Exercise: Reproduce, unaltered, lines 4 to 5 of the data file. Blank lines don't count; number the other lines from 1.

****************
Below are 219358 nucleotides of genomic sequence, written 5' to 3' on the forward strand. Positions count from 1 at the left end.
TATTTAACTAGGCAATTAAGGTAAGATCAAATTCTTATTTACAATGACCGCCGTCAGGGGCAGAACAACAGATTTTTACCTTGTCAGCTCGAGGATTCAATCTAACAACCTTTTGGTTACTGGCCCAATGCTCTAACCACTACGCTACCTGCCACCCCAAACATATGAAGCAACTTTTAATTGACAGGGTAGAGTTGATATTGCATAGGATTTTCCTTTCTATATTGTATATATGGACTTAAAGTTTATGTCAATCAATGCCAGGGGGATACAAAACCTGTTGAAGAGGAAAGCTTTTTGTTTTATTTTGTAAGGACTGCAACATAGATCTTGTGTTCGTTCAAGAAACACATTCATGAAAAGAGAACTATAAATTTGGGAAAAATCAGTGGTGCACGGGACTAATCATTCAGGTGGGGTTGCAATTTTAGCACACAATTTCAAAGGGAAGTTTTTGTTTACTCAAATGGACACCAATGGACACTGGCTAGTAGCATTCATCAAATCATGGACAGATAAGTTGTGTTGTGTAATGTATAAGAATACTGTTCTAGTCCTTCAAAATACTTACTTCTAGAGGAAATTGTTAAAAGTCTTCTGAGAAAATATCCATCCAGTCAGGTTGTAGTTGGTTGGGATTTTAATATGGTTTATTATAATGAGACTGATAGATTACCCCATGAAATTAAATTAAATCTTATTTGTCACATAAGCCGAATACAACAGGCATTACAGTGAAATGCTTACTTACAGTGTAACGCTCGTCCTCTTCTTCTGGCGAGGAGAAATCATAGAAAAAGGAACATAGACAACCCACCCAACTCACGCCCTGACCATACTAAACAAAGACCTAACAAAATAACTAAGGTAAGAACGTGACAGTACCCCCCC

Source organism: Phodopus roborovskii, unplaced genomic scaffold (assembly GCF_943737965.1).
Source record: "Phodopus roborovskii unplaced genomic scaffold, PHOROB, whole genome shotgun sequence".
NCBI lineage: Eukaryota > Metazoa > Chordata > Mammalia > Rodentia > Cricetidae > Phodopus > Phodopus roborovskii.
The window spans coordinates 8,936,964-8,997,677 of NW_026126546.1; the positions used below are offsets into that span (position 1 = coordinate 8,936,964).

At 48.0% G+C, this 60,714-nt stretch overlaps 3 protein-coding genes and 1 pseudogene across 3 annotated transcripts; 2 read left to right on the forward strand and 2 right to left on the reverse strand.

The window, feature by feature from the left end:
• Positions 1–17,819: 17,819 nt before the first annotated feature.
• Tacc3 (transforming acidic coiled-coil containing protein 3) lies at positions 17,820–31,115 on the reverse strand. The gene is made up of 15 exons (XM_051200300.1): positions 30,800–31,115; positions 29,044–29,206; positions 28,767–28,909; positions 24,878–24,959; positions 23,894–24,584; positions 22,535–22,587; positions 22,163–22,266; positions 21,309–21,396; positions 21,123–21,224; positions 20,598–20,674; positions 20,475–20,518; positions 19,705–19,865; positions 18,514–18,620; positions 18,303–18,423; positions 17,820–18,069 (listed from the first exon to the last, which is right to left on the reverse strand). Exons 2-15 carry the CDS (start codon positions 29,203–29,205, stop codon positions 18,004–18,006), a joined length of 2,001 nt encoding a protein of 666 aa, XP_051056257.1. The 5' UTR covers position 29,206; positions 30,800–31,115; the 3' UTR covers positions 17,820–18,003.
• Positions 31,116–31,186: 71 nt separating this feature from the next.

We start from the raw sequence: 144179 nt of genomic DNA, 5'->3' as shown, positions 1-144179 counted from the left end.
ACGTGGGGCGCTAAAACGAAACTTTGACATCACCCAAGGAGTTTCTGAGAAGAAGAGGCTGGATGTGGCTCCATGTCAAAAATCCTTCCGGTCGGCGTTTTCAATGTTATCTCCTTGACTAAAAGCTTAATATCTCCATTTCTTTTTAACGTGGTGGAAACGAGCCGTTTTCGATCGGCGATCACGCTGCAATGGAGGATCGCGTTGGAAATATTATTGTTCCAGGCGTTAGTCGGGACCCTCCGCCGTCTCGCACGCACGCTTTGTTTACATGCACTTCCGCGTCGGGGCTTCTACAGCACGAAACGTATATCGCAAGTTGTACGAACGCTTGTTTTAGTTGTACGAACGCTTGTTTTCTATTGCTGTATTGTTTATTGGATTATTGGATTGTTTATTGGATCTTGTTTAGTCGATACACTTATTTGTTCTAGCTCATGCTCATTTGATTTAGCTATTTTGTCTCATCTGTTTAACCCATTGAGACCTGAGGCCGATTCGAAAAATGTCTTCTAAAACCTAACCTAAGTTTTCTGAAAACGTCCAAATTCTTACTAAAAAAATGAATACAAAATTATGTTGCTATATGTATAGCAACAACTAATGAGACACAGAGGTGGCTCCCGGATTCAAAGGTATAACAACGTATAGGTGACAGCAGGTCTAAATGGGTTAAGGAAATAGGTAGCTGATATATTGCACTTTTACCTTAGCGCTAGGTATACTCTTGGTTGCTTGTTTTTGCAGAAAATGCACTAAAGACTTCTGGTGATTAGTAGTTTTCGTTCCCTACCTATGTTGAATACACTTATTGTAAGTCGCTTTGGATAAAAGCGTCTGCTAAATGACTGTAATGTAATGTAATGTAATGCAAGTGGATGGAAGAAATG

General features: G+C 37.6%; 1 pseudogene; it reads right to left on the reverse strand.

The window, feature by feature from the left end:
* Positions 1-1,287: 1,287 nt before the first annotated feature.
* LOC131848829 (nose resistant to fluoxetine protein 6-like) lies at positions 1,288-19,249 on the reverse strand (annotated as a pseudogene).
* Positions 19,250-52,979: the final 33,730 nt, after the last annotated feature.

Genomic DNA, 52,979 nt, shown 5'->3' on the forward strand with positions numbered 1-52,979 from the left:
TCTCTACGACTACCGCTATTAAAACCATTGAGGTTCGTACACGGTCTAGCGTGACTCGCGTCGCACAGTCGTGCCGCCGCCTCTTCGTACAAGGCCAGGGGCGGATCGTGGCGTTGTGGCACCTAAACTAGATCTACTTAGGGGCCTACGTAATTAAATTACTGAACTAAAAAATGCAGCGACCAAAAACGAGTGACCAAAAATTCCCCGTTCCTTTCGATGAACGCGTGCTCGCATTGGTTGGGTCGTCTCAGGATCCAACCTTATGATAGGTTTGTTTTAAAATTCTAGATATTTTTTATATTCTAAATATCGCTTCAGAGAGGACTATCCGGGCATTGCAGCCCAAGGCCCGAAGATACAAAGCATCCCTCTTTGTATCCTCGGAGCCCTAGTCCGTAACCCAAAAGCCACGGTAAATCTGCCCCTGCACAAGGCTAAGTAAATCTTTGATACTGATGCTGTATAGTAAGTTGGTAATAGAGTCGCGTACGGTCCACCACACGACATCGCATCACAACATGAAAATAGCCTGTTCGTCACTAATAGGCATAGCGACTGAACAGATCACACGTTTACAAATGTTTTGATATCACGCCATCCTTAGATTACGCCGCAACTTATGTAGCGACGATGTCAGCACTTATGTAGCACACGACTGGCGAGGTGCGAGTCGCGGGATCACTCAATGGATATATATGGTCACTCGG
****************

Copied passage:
Source record: "Phodopus roborovskii unplaced genomic scaffold, PHOROB, whole genome shotgun sequence".
NCBI lineage: Eukaryota > Metazoa > Chordata > Mammalia > Rodentia > Cricetidae > Phodopus > Phodopus roborovskii.